So then if they start down that same road, you can say, I'm not feeling well, I'm leaving, you know, or I've asked you to stop. You haven't stopped. I'm gonna go. Um, but it is, I, you know, it can be hard to break out of that, those types of relationships and takes a lot of guts. Um, but it's, it's worth it. It's feeling like you're getting control of the situation again, rather than always feeling like, you know, the victim that I, I have no power in this situation.

I can stand up and now I'm gonna be accused of causing trouble and being the crazy. And, you know, being too sensitive, taking things too far. Right. Or, you know, just sitting there and taking it. So having some control of, you know, I'm gonna come for a little while and then I'm gonna go, I'm not gonna have too much to drink.

So I'm not gonna, say things that I am gonna regret later. Right. Like, you know, I think there are ways to do it, but I think having friends. Love your partner that love you for who you are helps to remind you that you're not the person that your family makes you out to be. I think we can all heal from this.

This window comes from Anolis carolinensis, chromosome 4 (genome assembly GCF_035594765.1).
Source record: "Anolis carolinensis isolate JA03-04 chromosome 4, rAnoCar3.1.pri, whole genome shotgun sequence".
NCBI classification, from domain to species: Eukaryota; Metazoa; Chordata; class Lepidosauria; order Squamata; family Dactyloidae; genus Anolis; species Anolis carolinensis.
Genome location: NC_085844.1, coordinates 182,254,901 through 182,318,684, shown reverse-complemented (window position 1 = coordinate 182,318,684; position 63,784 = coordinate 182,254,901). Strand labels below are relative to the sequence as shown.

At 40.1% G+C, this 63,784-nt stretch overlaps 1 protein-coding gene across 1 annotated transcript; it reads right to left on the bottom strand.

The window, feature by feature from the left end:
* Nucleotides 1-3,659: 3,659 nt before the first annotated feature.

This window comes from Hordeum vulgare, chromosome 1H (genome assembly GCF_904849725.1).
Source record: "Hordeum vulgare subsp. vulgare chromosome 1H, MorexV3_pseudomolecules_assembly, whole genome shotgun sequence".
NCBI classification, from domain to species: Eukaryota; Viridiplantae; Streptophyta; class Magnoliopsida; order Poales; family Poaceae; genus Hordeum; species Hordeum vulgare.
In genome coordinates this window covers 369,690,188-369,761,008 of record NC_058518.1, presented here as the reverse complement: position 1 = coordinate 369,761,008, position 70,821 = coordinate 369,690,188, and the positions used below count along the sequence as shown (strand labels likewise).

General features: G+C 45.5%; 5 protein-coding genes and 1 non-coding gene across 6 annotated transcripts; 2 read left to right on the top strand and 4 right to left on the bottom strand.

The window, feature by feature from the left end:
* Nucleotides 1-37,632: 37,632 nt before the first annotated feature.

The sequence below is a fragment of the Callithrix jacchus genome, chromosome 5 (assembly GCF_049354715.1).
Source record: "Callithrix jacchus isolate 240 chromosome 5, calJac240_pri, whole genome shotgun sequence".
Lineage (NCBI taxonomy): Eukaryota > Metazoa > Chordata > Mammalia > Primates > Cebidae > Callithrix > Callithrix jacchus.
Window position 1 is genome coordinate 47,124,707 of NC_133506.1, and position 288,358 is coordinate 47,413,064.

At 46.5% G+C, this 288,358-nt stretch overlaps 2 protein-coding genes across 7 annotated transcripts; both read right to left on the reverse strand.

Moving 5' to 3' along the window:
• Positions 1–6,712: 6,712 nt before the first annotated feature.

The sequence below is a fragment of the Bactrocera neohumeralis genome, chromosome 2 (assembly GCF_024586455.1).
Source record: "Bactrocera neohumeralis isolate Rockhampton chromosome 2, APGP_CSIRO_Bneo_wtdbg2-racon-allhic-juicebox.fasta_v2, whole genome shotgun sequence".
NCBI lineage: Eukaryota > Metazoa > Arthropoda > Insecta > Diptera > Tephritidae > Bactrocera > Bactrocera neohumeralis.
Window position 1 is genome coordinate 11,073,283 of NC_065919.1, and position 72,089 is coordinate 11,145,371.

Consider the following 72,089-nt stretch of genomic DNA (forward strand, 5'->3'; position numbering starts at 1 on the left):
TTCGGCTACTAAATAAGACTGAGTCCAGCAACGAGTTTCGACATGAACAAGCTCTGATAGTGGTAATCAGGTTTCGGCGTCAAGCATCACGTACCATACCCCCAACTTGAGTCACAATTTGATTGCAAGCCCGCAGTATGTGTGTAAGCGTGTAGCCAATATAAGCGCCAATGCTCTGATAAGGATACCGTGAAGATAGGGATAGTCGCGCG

Some people need to do some trauma, um, but most of us just need to accept. Who we are and the gifts that we've been given. And I love, you know, I've seen a lot of, um, posts that say, you know, black sheep are, were sent here to, um, break the generational curses. And while I don't know if I. Understand or believe the whole, you know, scent here that, you know, it was fate that we ended up where we are, but it certainly feels good to, um, think that we were created for a purpose to make changes in a generational line.